From the guideline—Recommendation: For patients with PAN in remission who are receiving non-glucocorticoid immunosuppressive therapy, we conditionally recommend discontinuation of non-glucocorticoid immunosuppressive agents after 18 months over continued (indefinite) treatment.
Q: Can you talk about the literature that was used by the panel? For example, a study from 1995 and one from 1979 helped guide recommendations for plasma exchange and discontinuing immunosuppressive medications after 18 months. Where do expert panel recommendations and those data fit into that particular conditional recommendation? And how confident are you in making recommendations based on old data?
Dr. Springer: I think it’s important to remember the landscape of PAN has changed over time. For example, the association between hepatitis B and PAN was discovered around 1970. The population we now diagnose with microscopic polyangiitis (MPA) used to be thought of as having a subtype of PAN. In the 1980s, ANCA antibodies were discovered, and the 1990s is when the Chapel Hill Consensus Conference officially separated out MPA from PAN. Our pool of primary PAN patients has actually gone down over time; it’s become much rarer, which makes it more difficult to do studies. We did have to go back in the literature to find large trials.
When you’re evaluating the literature, it’s important to remember that, if the study was done prior to 1970, some of these patients may have had hepatitis B; in studies done after that, you have to make sure they’ve carefully separated out those patients. Also, in studies done before the 1990s, you have to consider the fact that some of those patients had MPA. In fact, some of the early French studies, which are some of the biggest studies we have, include a significant number of patients with MPA.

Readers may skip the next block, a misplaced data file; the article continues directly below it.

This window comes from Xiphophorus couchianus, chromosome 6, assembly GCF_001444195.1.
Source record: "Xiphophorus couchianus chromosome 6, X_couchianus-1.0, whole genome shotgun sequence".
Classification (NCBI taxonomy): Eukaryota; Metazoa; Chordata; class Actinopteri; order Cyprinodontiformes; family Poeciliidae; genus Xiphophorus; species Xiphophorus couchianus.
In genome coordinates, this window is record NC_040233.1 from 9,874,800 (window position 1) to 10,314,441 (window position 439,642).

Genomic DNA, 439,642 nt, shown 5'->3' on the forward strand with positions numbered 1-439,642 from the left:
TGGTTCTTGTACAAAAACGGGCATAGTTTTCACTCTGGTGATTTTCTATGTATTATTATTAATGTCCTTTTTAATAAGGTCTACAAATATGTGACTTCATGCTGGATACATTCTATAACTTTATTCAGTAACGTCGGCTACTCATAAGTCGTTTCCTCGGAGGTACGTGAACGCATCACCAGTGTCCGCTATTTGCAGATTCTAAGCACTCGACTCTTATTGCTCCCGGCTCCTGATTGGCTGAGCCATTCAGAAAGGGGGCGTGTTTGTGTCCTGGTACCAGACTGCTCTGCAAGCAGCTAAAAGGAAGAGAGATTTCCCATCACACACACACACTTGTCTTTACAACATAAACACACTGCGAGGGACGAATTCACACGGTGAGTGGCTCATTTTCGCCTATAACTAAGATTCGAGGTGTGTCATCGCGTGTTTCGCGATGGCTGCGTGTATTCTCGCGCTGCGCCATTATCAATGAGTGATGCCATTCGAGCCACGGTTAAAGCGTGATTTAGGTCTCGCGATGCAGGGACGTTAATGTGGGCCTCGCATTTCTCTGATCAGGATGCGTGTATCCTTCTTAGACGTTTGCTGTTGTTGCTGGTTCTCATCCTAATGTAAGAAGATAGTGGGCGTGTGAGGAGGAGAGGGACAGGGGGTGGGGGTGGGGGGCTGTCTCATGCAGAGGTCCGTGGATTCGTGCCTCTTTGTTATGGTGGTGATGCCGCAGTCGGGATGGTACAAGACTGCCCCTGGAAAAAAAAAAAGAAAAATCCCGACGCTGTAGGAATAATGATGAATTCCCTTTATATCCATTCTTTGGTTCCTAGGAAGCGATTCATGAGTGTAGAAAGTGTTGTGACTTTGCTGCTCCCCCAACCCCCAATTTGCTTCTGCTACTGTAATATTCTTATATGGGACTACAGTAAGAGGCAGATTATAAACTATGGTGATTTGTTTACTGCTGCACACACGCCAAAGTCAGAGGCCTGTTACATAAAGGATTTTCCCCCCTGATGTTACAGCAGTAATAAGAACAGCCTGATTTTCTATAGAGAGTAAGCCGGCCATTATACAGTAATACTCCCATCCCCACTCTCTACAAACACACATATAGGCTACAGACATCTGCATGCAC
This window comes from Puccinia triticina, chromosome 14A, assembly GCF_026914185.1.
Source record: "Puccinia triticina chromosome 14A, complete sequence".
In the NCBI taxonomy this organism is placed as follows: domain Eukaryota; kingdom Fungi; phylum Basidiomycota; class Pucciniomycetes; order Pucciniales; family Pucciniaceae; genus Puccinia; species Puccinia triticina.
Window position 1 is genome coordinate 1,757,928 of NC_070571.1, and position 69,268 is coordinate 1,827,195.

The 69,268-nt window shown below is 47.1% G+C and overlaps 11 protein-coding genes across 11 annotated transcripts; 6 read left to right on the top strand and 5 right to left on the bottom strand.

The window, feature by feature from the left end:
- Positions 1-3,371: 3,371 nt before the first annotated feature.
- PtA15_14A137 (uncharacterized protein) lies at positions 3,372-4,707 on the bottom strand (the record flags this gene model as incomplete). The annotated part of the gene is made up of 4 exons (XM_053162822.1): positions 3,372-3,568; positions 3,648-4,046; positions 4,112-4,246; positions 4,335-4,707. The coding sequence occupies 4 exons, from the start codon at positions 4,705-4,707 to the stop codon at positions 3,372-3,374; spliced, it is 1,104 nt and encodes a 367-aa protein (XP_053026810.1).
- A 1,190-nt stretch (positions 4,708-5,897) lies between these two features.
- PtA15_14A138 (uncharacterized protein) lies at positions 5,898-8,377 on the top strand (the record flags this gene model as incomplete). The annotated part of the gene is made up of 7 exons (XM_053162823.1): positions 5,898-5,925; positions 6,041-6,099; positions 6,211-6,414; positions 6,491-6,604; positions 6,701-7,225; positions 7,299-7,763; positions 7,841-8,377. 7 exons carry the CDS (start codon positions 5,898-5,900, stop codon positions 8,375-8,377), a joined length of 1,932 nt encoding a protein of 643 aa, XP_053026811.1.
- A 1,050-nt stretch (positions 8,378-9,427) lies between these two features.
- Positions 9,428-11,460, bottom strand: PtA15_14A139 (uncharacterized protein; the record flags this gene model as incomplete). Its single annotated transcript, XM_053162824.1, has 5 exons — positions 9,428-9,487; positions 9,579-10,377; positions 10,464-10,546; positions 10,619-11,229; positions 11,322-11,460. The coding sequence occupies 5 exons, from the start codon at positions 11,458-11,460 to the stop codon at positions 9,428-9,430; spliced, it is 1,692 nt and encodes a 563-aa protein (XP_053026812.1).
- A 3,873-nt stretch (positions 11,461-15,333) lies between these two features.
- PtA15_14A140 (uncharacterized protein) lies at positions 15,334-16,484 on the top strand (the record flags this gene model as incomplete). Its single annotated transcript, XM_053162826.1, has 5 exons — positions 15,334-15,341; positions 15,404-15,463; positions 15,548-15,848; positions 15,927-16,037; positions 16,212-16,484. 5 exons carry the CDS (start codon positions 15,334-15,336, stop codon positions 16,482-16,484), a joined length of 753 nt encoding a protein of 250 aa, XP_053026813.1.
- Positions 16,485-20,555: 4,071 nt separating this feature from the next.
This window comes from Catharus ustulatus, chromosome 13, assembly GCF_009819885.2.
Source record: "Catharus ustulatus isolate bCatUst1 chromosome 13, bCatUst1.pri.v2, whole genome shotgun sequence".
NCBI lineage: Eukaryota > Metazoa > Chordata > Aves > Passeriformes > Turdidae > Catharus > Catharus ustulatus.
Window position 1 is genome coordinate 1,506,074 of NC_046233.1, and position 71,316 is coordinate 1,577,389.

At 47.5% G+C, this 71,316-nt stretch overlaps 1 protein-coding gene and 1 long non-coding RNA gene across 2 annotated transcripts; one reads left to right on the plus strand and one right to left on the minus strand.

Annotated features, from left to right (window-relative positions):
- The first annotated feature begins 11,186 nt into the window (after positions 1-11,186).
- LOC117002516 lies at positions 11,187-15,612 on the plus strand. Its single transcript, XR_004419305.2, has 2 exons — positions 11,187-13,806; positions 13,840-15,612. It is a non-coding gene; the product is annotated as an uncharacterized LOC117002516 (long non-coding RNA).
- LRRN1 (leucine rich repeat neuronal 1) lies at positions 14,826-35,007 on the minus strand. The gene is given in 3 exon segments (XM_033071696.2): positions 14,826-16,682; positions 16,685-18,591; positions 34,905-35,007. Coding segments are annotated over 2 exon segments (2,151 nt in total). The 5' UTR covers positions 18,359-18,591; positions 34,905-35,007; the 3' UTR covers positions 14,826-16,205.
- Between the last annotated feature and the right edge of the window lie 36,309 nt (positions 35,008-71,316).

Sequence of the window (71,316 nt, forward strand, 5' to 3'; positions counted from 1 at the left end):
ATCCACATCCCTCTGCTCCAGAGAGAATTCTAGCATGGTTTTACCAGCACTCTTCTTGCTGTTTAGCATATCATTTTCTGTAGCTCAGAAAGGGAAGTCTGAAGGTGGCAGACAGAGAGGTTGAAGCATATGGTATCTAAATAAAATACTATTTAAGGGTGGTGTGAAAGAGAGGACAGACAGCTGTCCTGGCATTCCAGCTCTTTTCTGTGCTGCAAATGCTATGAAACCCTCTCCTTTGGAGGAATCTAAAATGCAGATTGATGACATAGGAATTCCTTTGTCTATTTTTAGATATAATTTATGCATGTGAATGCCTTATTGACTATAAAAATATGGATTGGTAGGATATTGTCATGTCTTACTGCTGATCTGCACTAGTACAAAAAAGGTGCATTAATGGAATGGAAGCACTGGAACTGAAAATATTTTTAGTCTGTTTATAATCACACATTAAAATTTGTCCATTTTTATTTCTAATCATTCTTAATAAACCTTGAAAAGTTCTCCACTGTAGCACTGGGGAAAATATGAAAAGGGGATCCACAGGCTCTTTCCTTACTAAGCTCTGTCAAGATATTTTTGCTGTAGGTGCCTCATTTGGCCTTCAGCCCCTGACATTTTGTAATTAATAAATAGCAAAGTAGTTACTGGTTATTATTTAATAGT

As far as the recommendation regarding length of therapy, we don’t have great long-term studies in terms of how long to continue maintenance therapy, unlike in ANCA-associated vasculitis. Part of that recommendation is based on the fact that there is a theme in the literature that a significant number of patients will have a monophasic course.
I think it is reasonable, at some point, to stop maintenance therapy, but I think 18 months is somewhat arbitrary. A lot of the studies stop after 18 to 24 months just because of feasibility. I don’t think I’d get too caught up on 18 months as a cutoff, but I think if you have a patient who has demonstrated they have maintained long-term remission without relapses, then it’s worth trying to stop therapy and just monitor closely at that point.